Budget 2022: 5 things that will directly impact you
The Albanese government has released its first budget. Here is what you need to know.
Australians have been told to expect a "bread and butter" budget, with the treasurer saying the best defence against rising global uncertainty is a strong fiscal position.
And on budget night, we pretty much got what was to be expected.
Treasurer Jim Chalmers has spent the recent weeks building up to the budget in the media, promising to cut back on "wasteful spending".
Although major pre-election promises including childcare subsidies will still be included.
Treasurer Jim Chalmers spoke of the challenges ahead. The treasurer spoke of inflation, responsible investing, cost of living pressures and protecting the economy against a global slowdown.
"That's why this budget pays for what's important, strengthens our buffers against adversity and begins to build a better future," Treasurer Chalmers said.
Chalmers highlighted the budget's 5-point plan to deal with the cost of living:
- A new national housing accord that is aiming at 1 million new homes and 30,000 social houses a year
- Cheaper child care
- Extending paid parental leave
- Cheaper prescriptions
- Supporting wage increases
Going beyond the 5-point plan. Here are the points that will impact you directly.
Families the big winners
After running an election on a better deal for families, the Albanese government has announced 2 major wins for parents.
In his speech tonight, Chalmers pointed out that the paid parental leave scheme – which was until tonight 18 weeks at the same rate as the minimum wage – has been extended to 26 weeks by 2026.
Parents will also get access to cheaper childcare.
Although this one isn't exactly a surprise.
Legislation has already been introduced to the parliament that will lift the maximum subsidy rate to 90% for childcare for families that earn less than $530,000 in household income.
Chalmers says the plan will cost around $5.4 billion after implementing it in July 2023.
It is also giving $10.8 million to the Australian Competition and Consumer Commission (ACCC) to investigate why childcare costs are spiralling.
Welfare payments rise
With the soaring cost of inflation, pensioners and jobseekers are set to get a boost in payments.
This is because, twice a year (March and September), welfare recipients get an increase in payment in line with inflation (indexation).
At a cost of $33 billion towards the budget, Chalmers pointed out that the skyrocketing cost of living means payment costs have increased.
Changes to taxes were not announced
The treasurer did not speak about any changes to stage 3 tax cuts, which as it currently stands is expected to remain.
While economists were calling for the tax breaks – which for the most part benefit those who make more than $200,000 a year – to be undone, the Albanese government has left them alone.
He also did not announce extending the low- and middle-income tax offset (or LMITO), which would reduce the returns for millions.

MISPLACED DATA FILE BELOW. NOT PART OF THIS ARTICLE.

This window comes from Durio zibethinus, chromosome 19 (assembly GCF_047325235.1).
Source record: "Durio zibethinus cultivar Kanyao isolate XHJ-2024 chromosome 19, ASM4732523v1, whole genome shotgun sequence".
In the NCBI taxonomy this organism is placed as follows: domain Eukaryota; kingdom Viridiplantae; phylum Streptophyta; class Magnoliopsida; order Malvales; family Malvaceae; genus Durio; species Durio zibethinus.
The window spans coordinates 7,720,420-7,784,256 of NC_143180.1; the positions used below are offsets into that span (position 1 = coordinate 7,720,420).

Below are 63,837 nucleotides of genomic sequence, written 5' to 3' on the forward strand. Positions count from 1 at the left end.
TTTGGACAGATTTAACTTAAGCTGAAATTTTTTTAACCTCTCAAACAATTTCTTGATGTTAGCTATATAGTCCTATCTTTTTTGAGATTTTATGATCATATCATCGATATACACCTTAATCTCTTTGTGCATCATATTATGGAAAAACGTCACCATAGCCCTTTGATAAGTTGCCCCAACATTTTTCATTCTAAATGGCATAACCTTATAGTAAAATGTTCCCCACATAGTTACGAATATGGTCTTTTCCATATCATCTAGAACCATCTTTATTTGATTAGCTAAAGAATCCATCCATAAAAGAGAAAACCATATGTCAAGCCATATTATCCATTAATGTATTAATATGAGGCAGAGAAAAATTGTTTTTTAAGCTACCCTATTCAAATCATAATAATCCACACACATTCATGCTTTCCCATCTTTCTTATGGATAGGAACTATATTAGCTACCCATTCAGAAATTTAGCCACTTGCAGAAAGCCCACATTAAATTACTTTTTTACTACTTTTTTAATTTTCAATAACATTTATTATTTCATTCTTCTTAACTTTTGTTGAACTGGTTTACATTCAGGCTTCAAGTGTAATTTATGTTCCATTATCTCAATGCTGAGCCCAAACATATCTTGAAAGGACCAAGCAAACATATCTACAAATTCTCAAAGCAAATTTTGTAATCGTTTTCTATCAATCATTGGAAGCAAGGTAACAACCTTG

As such, starting from July 2024, the tax brackets will flatten.
Under the plan brought in by the Morrison government, the 37% marginal tax bracket is abolished and lowers the 32.5% marginal tax rate to 30%.
It also raises the threshold for the 45% tax rate.
If you make between $45,000 and $200,000, you will now pay 30%.
Under stage 3, the tax brackets would look like this:
- $18,200 – no tax
- $18,201 to $45,000 – pay a 19% tax rate
- $45,001 to $200,000 – pay a 30% tax rate
- $200,001 plus – pay a 45% tax rate
While some argue paying less tax is a good thing, it is set to cost the budget an estimated $254 billion over the next decade.
Education sector gets a big boost
This is another election promise that has been funded by the government.
If you're a person looking to go to TAFE or university, you're in luck.
To help with a number of skilled worker shortages, the government is looking to train Australians.
Under the funding scheme, 180,000 TAFE spots are now free.
The plan is in 2 parts.
60,000 new places have been made. At the same time, fees have been dropped for 120,000 existing paid TAFE spots.
The total cost of this plan is $1.1 billion and is the start of a pre-election promise of getting 465,000 Aussies into free TAFE courses.
The Albanese government will also add an additional 20,000 university places to help represent students in areas of skill shortages over the next 2 years.
Labor has said the policy will cost up to $485.5 million in total.
But motorists miss out
Unfortunately for motorists, Chalmers says he won't extend the fuel excise that was introduced as an election sweetener by the previous Morrison government.
While it has saved motorists around $30 billion in the 6 months since introduction, Chalmers says the government cannot afford to continue not collecting revenue on fuel.
The 22.1c a litre discount, which ended on 28 September, will not be reinstated, despite some calls to add it back in due to rising inflation costs.
Bonus - Stability on renewable energy
The treasurer also spoke about renewable energy.
He says the government will act on climate change through a plan to provide stability to the energy grid, including projects in renewable energy and plans to make electric cars more affordable.
"No more sleepwalking while other advanced economies seize new opportunities. No more surrendering industries and jobs overseas," he said.
"So that we can add more value to the things that we sell to the world. And so that every part of the country can have a stake in our Australian-made future," Chalmers said.